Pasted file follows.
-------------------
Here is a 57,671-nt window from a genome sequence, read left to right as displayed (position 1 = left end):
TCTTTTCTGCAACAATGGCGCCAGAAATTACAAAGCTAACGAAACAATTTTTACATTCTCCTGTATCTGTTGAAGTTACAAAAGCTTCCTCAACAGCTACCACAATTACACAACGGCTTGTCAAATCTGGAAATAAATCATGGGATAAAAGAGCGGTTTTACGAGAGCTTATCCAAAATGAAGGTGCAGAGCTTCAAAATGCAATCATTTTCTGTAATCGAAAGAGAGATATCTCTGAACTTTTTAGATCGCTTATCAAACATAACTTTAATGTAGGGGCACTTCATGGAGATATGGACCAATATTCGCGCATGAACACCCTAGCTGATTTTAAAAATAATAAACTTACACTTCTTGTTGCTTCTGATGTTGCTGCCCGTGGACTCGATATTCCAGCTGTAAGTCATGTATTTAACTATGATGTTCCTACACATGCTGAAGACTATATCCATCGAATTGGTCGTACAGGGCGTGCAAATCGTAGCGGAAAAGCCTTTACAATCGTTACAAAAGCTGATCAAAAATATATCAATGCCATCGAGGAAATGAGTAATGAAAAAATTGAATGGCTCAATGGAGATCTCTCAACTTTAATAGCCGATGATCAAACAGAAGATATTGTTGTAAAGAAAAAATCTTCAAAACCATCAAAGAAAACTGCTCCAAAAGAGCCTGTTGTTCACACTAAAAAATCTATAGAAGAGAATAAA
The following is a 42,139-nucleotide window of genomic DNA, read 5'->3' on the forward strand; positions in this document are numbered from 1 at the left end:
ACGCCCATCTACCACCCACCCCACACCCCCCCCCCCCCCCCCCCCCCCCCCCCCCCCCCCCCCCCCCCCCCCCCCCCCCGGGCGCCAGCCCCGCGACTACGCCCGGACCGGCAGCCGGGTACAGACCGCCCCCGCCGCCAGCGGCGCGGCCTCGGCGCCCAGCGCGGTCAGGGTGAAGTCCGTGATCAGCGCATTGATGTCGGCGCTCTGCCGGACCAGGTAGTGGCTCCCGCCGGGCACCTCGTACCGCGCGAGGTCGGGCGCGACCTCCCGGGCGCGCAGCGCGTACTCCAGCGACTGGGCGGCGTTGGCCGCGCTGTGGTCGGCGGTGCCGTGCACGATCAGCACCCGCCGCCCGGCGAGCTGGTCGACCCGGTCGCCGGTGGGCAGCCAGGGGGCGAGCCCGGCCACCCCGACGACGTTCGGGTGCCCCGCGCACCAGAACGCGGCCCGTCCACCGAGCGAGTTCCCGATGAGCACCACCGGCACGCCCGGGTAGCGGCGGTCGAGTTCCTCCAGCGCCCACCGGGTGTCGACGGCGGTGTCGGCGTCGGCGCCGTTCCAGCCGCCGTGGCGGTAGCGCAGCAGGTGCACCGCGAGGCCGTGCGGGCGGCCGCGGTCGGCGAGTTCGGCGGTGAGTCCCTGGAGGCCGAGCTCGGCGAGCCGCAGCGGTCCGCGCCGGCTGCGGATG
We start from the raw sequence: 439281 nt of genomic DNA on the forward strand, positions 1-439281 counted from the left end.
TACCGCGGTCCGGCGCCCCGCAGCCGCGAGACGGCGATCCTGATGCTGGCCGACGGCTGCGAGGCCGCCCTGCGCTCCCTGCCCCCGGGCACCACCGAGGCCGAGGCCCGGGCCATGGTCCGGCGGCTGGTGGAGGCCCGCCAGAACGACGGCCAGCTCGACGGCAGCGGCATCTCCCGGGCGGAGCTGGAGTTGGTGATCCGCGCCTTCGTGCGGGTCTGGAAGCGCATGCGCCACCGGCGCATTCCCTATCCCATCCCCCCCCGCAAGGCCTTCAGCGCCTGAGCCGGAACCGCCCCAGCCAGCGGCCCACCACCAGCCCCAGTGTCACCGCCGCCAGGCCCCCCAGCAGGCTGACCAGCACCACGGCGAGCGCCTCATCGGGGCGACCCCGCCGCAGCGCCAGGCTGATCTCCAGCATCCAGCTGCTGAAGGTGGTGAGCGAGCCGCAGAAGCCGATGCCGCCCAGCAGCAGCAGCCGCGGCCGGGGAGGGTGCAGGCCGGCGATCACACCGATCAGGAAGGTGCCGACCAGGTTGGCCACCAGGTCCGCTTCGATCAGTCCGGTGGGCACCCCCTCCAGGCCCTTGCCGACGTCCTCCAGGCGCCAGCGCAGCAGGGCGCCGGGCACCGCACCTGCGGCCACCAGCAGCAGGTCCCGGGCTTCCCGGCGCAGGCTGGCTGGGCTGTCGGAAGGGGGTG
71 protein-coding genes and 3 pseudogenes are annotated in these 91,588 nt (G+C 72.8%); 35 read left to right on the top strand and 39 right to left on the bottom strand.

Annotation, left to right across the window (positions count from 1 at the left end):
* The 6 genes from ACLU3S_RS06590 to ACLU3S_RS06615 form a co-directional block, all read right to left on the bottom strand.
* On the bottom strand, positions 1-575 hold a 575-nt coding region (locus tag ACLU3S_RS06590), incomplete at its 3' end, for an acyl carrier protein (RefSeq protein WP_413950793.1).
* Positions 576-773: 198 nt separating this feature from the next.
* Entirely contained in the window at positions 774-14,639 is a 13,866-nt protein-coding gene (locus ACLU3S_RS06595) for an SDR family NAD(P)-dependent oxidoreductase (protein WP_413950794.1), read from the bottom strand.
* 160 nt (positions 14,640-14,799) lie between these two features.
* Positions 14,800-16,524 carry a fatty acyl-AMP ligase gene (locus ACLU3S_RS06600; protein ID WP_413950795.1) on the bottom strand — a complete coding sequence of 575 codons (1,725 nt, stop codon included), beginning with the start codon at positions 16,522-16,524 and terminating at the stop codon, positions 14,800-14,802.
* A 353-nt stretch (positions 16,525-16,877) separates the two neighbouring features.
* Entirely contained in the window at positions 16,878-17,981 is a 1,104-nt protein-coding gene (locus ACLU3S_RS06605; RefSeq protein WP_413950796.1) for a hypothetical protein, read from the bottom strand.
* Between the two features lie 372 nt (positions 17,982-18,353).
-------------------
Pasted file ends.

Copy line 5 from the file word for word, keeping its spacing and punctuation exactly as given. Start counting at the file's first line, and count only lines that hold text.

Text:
We start from the raw sequence: 439281 nt of genomic DNA on the forward strand, positions 1-439281 counted from the left end.